We started clearing the district office landscape beds in April. I think we got the new plants in and the mulch spread by the end of June. Since then I have been periodically weeding out the liriope which was missed. Today I found more liriope, but also now we are in the fall seed-sprouting season. The seeds of a weedy vetch, along with other seeds, are still in the soil from previous summers and they have sprouted copiously. I expect these to be a problem for several years, as they are still showing up in other beds that we have had under control for at least a couple of years. It took about two hours of hoeing, raking and mulching to clean the beds once more.
The baldcypress in front of the building is changing to an attractive mottled green-and-gold.
One can't wander in the Pocahontas woods in this season without noticing the dark green of Christmas fern fronds contrasting with the browns of the fallen leaves. Somehow the fronds manage to avoid being buried as all those leaves drift down. A patch of ferns such as this one is pleasing to the eye. And it will continue to be attractive through December, thus its common name.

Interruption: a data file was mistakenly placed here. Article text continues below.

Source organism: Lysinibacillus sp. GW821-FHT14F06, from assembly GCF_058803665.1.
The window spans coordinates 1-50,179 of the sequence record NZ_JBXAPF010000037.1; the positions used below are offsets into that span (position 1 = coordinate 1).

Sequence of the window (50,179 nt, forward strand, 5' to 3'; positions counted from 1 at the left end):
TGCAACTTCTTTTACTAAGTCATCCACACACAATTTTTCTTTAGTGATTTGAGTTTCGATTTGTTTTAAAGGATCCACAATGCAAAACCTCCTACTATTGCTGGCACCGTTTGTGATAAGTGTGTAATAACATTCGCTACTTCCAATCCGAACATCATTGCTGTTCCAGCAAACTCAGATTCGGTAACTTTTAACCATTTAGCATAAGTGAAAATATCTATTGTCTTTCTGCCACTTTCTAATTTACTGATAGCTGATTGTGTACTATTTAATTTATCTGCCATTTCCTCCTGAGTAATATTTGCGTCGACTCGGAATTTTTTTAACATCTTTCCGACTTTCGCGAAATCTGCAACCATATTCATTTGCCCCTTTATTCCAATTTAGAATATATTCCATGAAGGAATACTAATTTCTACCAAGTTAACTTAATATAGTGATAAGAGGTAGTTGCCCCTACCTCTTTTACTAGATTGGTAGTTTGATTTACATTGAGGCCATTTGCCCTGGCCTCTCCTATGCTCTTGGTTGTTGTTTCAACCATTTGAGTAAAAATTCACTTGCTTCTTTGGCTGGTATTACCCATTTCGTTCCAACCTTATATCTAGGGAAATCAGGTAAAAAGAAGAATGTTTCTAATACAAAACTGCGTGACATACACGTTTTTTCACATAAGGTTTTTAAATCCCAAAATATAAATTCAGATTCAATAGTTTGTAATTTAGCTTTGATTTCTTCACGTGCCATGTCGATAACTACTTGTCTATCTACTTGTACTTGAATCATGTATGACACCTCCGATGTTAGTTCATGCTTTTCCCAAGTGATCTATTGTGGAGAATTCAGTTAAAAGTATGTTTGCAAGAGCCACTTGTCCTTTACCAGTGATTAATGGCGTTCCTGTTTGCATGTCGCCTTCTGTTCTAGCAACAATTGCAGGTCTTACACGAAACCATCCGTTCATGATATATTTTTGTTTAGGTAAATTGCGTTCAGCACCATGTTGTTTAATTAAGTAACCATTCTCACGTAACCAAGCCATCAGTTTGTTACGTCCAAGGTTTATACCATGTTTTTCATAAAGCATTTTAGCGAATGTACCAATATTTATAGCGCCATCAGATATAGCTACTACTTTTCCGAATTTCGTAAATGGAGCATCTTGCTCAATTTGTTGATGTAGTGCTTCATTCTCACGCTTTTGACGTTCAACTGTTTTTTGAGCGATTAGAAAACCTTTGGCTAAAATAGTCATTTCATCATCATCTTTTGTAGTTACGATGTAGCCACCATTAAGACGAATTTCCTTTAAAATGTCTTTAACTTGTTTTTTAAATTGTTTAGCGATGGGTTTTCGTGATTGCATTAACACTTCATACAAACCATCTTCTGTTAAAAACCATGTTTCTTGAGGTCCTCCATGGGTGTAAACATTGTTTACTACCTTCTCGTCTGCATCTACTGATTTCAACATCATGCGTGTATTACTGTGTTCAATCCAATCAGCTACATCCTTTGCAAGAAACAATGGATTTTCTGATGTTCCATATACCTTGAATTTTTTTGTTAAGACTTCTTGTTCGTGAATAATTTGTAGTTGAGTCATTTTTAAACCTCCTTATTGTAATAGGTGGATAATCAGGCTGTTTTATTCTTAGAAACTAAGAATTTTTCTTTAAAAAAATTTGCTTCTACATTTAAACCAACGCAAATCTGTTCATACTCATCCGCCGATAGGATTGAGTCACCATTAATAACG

I found some interesting facts about Christmas fern here, and I quote from that site: "Christmas fern may grow in large, extensive colonial masses but more typically is found in clusters of two or three individuals. Growing ferns and the accumulated detritus of past sterile fronds form a dense covering mass over the soil surface. This mass helps to stabilize the underlying soil and prevent or lessen erosion. It also generates a protective, concealing habitat for a number of ground feeding and ground nesting bird species. Because of their complex chemical composition, ferns are eaten by very few browsers or grazers."
Thoughts on the park, its residents and how to preserve its natural beauty.